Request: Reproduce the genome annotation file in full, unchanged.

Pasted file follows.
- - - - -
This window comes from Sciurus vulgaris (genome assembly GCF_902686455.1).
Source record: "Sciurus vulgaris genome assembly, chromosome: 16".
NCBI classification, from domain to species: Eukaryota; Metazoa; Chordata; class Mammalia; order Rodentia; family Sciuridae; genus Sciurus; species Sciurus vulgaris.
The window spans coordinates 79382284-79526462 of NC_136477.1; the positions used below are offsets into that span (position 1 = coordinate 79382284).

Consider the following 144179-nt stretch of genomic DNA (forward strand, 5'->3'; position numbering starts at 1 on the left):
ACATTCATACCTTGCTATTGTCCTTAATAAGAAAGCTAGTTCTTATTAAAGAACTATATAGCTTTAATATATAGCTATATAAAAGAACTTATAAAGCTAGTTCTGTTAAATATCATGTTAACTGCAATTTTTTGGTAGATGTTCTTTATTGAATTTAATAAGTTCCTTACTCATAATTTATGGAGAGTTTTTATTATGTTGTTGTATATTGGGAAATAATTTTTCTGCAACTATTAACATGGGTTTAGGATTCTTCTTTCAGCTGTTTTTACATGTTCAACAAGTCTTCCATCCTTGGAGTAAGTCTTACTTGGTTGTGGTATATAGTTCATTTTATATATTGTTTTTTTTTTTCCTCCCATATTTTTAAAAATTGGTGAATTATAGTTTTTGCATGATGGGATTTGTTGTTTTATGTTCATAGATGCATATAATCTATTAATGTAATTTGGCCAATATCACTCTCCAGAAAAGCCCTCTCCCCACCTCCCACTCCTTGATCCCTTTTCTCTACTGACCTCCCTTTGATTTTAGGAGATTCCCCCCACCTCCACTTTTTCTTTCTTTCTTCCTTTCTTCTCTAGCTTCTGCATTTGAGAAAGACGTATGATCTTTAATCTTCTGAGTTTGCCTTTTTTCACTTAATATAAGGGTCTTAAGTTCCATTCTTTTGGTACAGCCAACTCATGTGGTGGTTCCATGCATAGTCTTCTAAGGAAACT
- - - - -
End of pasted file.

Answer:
This window comes from Sciurus vulgaris (genome assembly GCF_902686455.1).
Source record: "Sciurus vulgaris genome assembly, chromosome: 16".
NCBI classification, from domain to species: Eukaryota; Metazoa; Chordata; class Mammalia; order Rodentia; family Sciuridae; genus Sciurus; species Sciurus vulgaris.
The window spans coordinates 79382284-79526462 of NC_136477.1; the positions used below are offsets into that span (position 1 = coordinate 79382284).

Consider the following 144179-nt stretch of genomic DNA (forward strand, 5'->3'; position numbering starts at 1 on the left):
ACATTCATACCTTGCTATTGTCCTTAATAAGAAAGCTAGTTCTTATTAAAGAACTATATAGCTTTAATATATAGCTATATAAAAGAACTTATAAAGCTAGTTCTGTTAAATATCATGTTAACTGCAATTTTTTGGTAGATGTTCTTTATTGAATTTAATAAGTTCCTTACTCATAATTTATGGAGAGTTTTTATTATGTTGTTGTATATTGGGAAATAATTTTTCTGCAACTATTAACATGGGTTTAGGATTCTTCTTTCAGCTGTTTTTACATGTTCAACAAGTCTTCCATCCTTGGAGTAAGTCTTACTTGGTTGTGGTATATAGTTCATTTTATATATTGTTTTTTTTTTTCCTCCCATATTTTTAAAAATTGGTGAATTATAGTTTTTGCATGATGGGATTTGTTGTTTTATGTTCATAGATGCATATAATCTATTAATGTAATTTGGCCAATATCACTCTCCAGAAAAGCCCTCTCCCCACCTCCCACTCCTTGATCCCTTTTCTCTACTGACCTCCCTTTGATTTTAGGAGATTCCCCCCACCTCCACTTTTTCTTTCTTTCTTCCTTTCTTCTCTAGCTTCTGCATTTGAGAAAGACGTATGATCTTTAATCTTCTGAGTTTGCCTTTTTTCACTTAATATAAGGGTCTTAAGTTCCATTCTTTTGGTACAGCCAACTCATGTGGTGGTTCCATGCATAGTCTTCTAAGGAAACT